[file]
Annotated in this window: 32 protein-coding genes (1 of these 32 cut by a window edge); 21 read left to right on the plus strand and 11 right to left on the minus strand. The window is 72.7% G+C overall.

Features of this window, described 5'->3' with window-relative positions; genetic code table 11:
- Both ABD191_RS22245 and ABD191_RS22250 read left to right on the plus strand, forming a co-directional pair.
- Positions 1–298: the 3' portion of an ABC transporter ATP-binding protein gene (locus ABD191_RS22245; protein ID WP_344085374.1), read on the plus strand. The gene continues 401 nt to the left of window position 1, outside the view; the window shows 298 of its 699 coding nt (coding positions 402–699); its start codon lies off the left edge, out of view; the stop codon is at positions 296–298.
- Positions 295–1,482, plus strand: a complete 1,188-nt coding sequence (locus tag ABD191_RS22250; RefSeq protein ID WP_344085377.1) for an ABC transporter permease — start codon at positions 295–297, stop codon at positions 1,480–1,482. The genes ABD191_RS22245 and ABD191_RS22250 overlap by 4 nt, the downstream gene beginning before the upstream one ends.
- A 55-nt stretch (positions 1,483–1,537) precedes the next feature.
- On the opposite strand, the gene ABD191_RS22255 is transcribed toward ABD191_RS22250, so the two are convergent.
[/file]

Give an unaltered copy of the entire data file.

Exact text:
Annotated in this window: 32 protein-coding genes (1 of these 32 cut by a window edge); 21 read left to right on the plus strand and 11 right to left on the minus strand. The window is 72.7% G+C overall.

Features of this window, described 5'->3' with window-relative positions; genetic code table 11:
- Both ABD191_RS22245 and ABD191_RS22250 read left to right on the plus strand, forming a co-directional pair.
- Positions 1–298: the 3' portion of an ABC transporter ATP-binding protein gene (locus ABD191_RS22245; protein ID WP_344085374.1), read on the plus strand. The gene continues 401 nt to the left of window position 1, outside the view; the window shows 298 of its 699 coding nt (coding positions 402–699); its start codon lies off the left edge, out of view; the stop codon is at positions 296–298.
- Positions 295–1,482, plus strand: a complete 1,188-nt coding sequence (locus tag ABD191_RS22250; RefSeq protein ID WP_344085377.1) for an ABC transporter permease — start codon at positions 295–297, stop codon at positions 1,480–1,482. The genes ABD191_RS22245 and ABD191_RS22250 overlap by 4 nt, the downstream gene beginning before the upstream one ends.
- A 55-nt stretch (positions 1,483–1,537) precedes the next feature.
- On the opposite strand, the gene ABD191_RS22255 is transcribed toward ABD191_RS22250, so the two are convergent.